Thursday, October 05, 2006

Nobel Prizes and Genes

Looking at the recent spate of Nobel prizes one can see a father who won a Nobel and a son who won a Nobel. The Son Roger Kornberg won the Nobel for Chemistry and his father Arthur Kornberg won the Nobel for Medicine.

Many may say that this shows the powerful influence of genes in science but, if you look deeper you will see that there are many other factors at work.

One is subjectivity, how exactly does one judge which accomplishments warrant a Nobel prize? There are so many fields in one discipline and so many achievements how do you know which one achievement is the most important?

Besides the subjective factor, we are missing one other obvious factor, many of the Nobel families did work in related fields.

Check it out at the Nobel prize website (scroll all the way down):

Family Nobel Laureates

Its interesting how nearly all of the families who share nobel prizes are for the same if not related fields. One reason is because a parent at the cutting edge of a field is in a good position to guide the education of their child from an early age. Not to mention that if the child decides to follow a similar path, the parent will know exactly how to guide the child's research. Doing cutting edge research isn't simply solving problems in a field, rather it is solving the right problems in a field. The key thing is what are the right problems? Since the parent was and probably still is at the cutting edge of the field he/she will know which problems or directions are crucial for that field. Combine this with the fact that from an early age the child was guided with expertise in that field, he/she's got a good chance to solve the right problem.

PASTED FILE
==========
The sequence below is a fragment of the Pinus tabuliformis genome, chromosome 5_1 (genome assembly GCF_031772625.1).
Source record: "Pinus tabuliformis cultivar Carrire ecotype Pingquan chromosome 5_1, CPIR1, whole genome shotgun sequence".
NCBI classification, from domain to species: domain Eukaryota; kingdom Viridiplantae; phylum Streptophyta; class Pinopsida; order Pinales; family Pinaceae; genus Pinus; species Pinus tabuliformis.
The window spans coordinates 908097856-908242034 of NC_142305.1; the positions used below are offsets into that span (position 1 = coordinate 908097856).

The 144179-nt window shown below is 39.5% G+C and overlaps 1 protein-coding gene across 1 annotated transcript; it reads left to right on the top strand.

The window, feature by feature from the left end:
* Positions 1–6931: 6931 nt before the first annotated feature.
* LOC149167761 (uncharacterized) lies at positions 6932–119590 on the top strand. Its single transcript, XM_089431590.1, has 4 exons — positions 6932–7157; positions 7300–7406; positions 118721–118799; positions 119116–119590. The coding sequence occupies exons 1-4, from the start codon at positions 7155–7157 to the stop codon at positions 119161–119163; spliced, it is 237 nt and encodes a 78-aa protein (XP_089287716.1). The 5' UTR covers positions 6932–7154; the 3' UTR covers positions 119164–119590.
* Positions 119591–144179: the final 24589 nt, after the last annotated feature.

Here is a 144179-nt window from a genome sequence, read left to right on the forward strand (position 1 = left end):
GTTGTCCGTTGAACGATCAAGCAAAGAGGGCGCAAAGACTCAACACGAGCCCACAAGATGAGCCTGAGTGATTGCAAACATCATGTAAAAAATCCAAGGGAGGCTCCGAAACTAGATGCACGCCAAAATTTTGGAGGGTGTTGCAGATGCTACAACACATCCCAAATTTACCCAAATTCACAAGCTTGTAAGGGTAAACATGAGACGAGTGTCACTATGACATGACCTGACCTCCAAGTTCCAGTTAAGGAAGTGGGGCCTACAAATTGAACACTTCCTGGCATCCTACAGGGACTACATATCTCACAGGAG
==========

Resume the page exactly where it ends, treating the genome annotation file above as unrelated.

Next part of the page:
My old adage also applies, how is it that out of all the brilliant researchers only a select few receive the Nobel? Are they the most brilliant researchers, smarter than everyone else in their field? What about all of the other brilliant researchers who have unfortunately not asked the right questions, or have worked on a theory that turned out to be false, or what if your achievement was not deemed worthy of a Nobel? The very fact that most brilliant researchers don't win Nobel prizes goes to show that sheer brilliance doesn't guarantee success, you need ideas and luck.


Post a Comment

<< Home